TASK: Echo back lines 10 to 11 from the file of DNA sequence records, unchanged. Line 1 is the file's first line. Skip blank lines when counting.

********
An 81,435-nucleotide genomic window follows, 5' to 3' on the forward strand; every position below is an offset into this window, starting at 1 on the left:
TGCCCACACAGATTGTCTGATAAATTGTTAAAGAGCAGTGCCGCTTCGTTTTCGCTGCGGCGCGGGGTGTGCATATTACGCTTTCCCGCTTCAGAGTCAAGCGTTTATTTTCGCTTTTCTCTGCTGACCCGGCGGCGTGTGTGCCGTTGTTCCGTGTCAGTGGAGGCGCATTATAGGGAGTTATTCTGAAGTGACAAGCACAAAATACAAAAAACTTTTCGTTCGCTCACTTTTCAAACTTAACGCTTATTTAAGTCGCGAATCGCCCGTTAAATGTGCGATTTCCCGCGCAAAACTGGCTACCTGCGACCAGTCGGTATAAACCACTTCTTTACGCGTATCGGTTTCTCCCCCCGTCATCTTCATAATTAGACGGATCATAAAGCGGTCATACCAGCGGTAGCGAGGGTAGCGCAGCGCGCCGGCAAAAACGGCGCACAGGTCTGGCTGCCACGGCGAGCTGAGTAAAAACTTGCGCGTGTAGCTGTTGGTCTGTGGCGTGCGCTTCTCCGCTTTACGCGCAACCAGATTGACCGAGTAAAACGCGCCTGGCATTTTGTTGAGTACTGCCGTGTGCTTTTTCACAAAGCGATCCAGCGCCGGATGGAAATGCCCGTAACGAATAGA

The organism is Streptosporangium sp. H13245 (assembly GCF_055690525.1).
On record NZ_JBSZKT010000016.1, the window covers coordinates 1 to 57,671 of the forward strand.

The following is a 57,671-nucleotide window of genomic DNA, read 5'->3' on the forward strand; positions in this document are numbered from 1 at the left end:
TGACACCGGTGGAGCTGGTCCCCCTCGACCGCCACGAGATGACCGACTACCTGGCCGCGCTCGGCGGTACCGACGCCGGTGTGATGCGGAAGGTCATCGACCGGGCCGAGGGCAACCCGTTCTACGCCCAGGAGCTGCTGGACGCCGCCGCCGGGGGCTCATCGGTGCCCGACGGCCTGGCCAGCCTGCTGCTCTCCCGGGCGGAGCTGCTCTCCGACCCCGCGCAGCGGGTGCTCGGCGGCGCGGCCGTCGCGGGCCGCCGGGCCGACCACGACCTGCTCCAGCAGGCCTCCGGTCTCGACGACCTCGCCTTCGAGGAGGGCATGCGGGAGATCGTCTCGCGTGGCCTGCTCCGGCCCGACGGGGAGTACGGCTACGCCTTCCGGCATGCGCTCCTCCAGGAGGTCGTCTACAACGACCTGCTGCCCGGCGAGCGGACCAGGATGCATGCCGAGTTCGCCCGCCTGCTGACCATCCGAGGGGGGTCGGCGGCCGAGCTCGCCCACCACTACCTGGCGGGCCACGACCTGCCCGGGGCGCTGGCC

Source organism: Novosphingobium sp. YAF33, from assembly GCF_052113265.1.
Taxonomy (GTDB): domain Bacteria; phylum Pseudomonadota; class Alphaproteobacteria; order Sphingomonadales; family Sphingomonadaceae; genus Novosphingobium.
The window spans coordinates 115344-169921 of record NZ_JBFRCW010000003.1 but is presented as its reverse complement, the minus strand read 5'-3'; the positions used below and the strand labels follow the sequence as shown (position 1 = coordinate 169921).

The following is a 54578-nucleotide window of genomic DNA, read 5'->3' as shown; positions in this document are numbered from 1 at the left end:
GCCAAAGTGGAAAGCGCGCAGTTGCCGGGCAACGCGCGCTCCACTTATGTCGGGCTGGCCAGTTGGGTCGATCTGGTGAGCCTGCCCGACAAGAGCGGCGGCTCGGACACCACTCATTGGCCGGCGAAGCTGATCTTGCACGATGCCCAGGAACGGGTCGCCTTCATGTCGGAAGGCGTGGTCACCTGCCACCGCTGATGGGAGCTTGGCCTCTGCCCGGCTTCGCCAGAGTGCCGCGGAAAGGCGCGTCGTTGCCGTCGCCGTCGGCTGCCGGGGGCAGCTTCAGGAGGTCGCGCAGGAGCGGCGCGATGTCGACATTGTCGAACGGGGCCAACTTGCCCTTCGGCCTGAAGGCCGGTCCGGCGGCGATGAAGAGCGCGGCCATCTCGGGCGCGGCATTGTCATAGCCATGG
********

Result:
The following is a 54578-nucleotide window of genomic DNA, read 5'->3' as shown; positions in this document are numbered from 1 at the left end:
GCCAAAGTGGAAAGCGCGCAGTTGCCGGGCAACGCGCGCTCCACTTATGTCGGGCTGGCCAGTTGGGTCGATCTGGTGAGCCTGCCCGACAAGAGCGGCGGCTCGGACACCACTCATTGGCCGGCGAAGCTGATCTTGCACGATGCCCAGGAACGGGTCGCCTTCATGTCGGAAGGCGTGGTCACCTGCCACCGCTGATGGGAGCTTGGCCTCTGCCCGGCTTCGCCAGAGTGCCGCGGAAAGGCGCGTCGTTGCCGTCGCCGTCGGCTGCCGGGGGCAGCTTCAGGAGGTCGCGCAGGAGCGGCGCGATGTCGACATTGTCGAACGGGGCCAACTTGCCCTTCGGCCTGAAGGCCGGTCCGGCGGCGATGAAGAGCGCGGCCATCTCGGGCGCGGCATTGTCATAGCCATGG